Hangover or Hungover?

“If a man sits down to think, he is immediately asked if he has a headache.”

Ralph Waldo Emerson, an American essayist

If you’ve ever been confused not only by hangover and hungover, but also by hang, hung and hanged, read on…

HANGOVER

If someone wakes up with a hangover /ˈhæŋˌəʊvə(r)/, they feel sick and have a headache because they have drunk a lot of alcohol the night before. Thus, hangover is a countable noun:

  • She had a bad hangover.
  • At my age the hangovers have become unbearable.
  • I think I still have a hangover.
  • I had a monstrous hangover.
  • Do you know any natural hangover remedy?

Hangover can also mean something from the past (an idea, attitude, etc.) that still exists or happens but is no longer necessary or useful:

  • This feeling was a hangover from her schooldays.
  • This is an institution which is a hangover from Victorian times.
  • There will be no hangover from the past.
  • This is a hangover from the past when science was divided by many into ‘pure’ (research with no immediate application to human problems) and ‘applied’ (that with obvious application).

HUNGOVER

Hungover /hʌŋˈəʊvə(r)/ is an adjective. It means tired and ill in the morning because you drank too much alcohol the night before:

  • He was still hungover on the 25-minute bus drive to work the following morning.
  • I was quite hungover that day.
  • You already look like you’re hungover.
  • Never talk about anything serious when you are hungover.
  • I’m extremely hungover, and I’m not proud of it.
pexels-photo-544961

Drink in moderation to avoid hangovers.

HANG, HUNG & HANGED

To hang (hung; hung) is to fasten something so that the top part is fixed but the lower part is free to move, or to be fastened in this way:

  • A light-bulb hanging from the ceiling filled the room with a cold yellow light.
  • The curtains will be hanging there for years.
  • He hung his coat on the hook behind the door.
  • One of the pictures had been hung upside down.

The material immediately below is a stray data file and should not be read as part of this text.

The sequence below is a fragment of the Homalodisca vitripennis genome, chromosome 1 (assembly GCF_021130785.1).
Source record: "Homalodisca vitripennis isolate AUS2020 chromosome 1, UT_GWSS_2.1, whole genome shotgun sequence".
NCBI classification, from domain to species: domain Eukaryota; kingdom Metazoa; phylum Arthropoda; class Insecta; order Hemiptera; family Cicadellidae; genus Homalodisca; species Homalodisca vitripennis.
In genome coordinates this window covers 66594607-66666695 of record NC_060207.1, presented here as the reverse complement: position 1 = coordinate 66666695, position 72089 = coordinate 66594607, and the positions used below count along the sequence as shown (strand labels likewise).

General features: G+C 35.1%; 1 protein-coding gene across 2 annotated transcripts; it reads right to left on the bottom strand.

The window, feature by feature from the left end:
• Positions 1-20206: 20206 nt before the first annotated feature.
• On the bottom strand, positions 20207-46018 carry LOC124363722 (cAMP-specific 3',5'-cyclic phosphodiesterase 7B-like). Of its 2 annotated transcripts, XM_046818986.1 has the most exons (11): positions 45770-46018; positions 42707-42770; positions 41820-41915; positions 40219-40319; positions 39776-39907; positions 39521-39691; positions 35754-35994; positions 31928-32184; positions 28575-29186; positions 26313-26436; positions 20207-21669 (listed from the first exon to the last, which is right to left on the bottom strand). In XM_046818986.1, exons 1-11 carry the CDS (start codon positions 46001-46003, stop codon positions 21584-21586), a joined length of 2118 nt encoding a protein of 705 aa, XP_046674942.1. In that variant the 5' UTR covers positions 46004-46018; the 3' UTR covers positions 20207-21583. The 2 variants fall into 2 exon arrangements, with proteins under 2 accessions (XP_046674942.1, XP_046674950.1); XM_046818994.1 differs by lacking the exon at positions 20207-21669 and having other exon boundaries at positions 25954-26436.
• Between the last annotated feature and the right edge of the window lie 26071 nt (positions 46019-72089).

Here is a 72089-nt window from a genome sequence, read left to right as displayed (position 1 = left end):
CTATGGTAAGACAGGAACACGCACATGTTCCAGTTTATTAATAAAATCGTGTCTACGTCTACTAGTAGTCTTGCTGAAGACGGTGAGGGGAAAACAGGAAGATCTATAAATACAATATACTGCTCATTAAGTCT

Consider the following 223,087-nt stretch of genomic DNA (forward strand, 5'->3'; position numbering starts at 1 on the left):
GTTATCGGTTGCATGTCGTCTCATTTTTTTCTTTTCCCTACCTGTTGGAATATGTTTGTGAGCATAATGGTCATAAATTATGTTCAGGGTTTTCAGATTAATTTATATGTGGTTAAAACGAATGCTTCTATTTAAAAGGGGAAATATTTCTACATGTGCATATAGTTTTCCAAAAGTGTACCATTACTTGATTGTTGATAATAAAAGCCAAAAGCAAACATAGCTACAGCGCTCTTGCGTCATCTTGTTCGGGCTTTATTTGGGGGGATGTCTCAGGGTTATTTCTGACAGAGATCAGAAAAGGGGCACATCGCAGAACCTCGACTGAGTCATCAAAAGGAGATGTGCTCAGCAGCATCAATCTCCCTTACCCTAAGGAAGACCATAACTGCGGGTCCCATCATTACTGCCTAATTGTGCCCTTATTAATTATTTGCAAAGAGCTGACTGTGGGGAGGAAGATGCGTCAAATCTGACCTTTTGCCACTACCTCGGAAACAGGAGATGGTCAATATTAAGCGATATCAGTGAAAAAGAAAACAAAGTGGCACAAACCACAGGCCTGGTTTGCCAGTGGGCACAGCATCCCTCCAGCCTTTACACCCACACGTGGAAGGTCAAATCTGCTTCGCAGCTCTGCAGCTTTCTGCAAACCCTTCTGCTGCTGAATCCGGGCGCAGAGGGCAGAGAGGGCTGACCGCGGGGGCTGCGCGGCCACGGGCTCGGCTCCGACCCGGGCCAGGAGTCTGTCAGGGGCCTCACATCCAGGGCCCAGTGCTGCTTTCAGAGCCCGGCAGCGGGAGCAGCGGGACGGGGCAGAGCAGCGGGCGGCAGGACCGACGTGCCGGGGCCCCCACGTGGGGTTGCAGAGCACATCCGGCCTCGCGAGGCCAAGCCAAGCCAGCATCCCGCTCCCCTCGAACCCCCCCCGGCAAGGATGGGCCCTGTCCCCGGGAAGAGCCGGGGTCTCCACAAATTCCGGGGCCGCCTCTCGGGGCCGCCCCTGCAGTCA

• She hung her clothes outside to dry.
  • The portrait will now be hung in the National Gallery.
  • The walls are hung with pictures.

If something such as smoke hangs in the air, it remains there without appearing to move or change position: 1) Thick fog hung over the town. 2) The smoke from the bonfires hung in the air. 3) His breath was hanging in the air before him.

To hang (hanged; hanged) is to kill someone by putting a rope around their neck and making them drop, or to die in this way:

  • They expected to be hanged at 7 am on Tuesday.
  • It is right that their murderers should hang.
  • He hanged himself two hours after arriving at a mental hospital.
  • The poor woman tried to hang herself with her sheet.

As a matter of fact, the verb hang is used in a lot of idioms and phrasal verbs. In “English in “I Hung My Head” by Sting” we wrote about a famous song telling the story of a man filled with shame. If someone hangs their head, they lower their head in shame or embarrassment: 1) She hung her head, not sure how to reply. 2) Daphne had hung her head in shame. 3) I realized I had no reason to hang my head.

In our next post we’ll look at common phrasal verbs with hang, as well as idioms with the word hang. Subscribe to our blog not to miss it. Thank you for reading! 😉

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